OP May 29th on buildingonus.blogspot.ca
The internet is a funny place. There are so many people. There is so much information. You would think that the internet would mean that no one ever gets lonely or feels out of place. But that is exactly how I feel when it comes to reading about other people's adoptions. When it comes to foster-adoption/public adoption there seems to be two distinct camps who do a large portion of the blogging/posting/website-ing.
There are those who have adopted children with a severe RAD (reactive attachment disorder) diagnoses or FAS/FASD (and often a combination) who post a lot on a forum that I sometimes read. These parents post about excrement being smeared all over the walls by 9 year olds, children who throw up at the dinner table every night, kids who light the family pet on fire at least once a day. They seem to try to 'one up' each other on the forum. Now these parents are amazing for taking this on. They are strong, loving people with strong stomachs! I am not one of these parents. I'm just not. I still plan to adopt because I know that not every child in the system has RAD or even FASD and not every adoption situation is like this.
The problem is that this forum seems to have been commandeered by one particular group of parents. If you were searching for information on public adoption and came across this info first, you might not continue to lean more.
When I look at blogs about adoption, I often see a different group of parents. There seem to be a lot of conservative, Christian adoptive families with profiles that mention their five children through "the miracle of birth" and their five children through "the miracle of adoption". They usually live on spacious property in an all American suburb or on a sprawling farm. Again, these have got to be some strong and loving people to raise such huge families.But again, they're just not me.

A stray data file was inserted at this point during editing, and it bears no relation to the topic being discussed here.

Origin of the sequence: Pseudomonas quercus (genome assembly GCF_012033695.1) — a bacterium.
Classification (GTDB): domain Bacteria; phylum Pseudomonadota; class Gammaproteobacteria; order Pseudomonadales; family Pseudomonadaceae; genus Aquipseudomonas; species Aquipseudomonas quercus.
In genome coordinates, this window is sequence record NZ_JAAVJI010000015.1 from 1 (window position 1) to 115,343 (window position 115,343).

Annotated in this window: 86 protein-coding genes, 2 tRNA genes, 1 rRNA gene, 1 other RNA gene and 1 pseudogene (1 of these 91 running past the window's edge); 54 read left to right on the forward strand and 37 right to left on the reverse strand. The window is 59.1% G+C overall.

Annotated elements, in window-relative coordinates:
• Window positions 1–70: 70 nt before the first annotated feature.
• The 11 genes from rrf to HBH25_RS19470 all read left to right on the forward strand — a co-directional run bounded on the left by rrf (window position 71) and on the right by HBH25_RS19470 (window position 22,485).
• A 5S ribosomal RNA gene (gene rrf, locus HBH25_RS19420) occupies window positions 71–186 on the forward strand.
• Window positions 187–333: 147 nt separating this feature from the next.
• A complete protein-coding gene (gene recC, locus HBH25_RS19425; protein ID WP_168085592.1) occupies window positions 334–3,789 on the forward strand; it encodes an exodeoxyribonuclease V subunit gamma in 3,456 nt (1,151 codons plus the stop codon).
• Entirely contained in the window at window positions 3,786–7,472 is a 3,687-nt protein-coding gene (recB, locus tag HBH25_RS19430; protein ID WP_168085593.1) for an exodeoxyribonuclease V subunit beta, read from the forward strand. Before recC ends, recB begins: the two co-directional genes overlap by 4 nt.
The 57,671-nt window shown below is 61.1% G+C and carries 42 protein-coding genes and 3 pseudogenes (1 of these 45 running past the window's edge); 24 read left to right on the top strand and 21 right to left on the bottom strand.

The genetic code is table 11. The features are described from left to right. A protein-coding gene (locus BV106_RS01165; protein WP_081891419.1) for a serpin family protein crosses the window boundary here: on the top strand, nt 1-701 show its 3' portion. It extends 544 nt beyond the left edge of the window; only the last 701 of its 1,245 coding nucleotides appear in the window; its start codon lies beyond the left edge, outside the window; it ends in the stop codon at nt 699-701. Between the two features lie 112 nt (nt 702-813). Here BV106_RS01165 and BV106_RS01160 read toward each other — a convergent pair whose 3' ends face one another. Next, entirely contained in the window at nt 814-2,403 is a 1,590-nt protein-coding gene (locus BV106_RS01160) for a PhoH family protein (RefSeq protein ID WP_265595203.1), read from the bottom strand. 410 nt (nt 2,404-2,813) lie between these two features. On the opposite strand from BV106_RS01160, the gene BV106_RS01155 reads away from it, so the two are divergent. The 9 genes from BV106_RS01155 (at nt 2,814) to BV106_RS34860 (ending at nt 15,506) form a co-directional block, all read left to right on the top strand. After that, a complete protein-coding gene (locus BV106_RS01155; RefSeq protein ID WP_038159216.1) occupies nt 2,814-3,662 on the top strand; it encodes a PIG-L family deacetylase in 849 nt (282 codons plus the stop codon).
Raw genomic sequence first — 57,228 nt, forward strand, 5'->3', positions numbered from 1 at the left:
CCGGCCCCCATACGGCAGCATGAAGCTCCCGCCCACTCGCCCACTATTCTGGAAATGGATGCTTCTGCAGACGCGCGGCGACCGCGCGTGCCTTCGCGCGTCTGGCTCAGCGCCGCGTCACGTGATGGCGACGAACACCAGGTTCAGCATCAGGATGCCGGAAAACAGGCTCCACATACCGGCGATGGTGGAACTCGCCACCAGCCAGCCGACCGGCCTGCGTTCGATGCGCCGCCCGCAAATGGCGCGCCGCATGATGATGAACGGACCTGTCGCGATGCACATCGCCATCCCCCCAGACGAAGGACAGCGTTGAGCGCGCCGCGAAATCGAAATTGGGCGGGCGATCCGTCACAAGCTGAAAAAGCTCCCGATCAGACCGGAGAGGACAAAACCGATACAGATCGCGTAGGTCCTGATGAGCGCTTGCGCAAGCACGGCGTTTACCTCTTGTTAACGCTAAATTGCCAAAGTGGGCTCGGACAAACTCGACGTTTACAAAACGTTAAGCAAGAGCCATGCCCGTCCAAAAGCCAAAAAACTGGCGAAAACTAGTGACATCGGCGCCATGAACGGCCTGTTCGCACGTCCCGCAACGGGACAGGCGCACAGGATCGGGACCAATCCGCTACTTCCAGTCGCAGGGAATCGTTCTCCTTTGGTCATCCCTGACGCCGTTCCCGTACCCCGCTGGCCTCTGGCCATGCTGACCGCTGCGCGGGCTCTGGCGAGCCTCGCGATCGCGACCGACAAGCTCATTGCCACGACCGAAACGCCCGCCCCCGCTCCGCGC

We're city dwellers living in an awesome, rented apartment. I am an ordained Presbyterian elder and we attend church every Sunday but politically we are very liberal. We are planning on adopting a foster child who will have some special needs but we can't handle every kind of special need. We are ourselves and we are not reflected perfectly in everyone's situation.
Big surprise, eh?
Now that I've written all that, I'll let you know that I have found some awesome blogs, websites and resources through sheer determination and luck. I have also found "diamond in the rough" posts on blogs that otherwise don't help me much. There is also great value in reading about different kinds of families and situations even if you disagree about stuff. The information that you need to help you learn and prepare is out there. You just might have to be patient in order to find it. A lot of this adoption preparation seems to be about patience...
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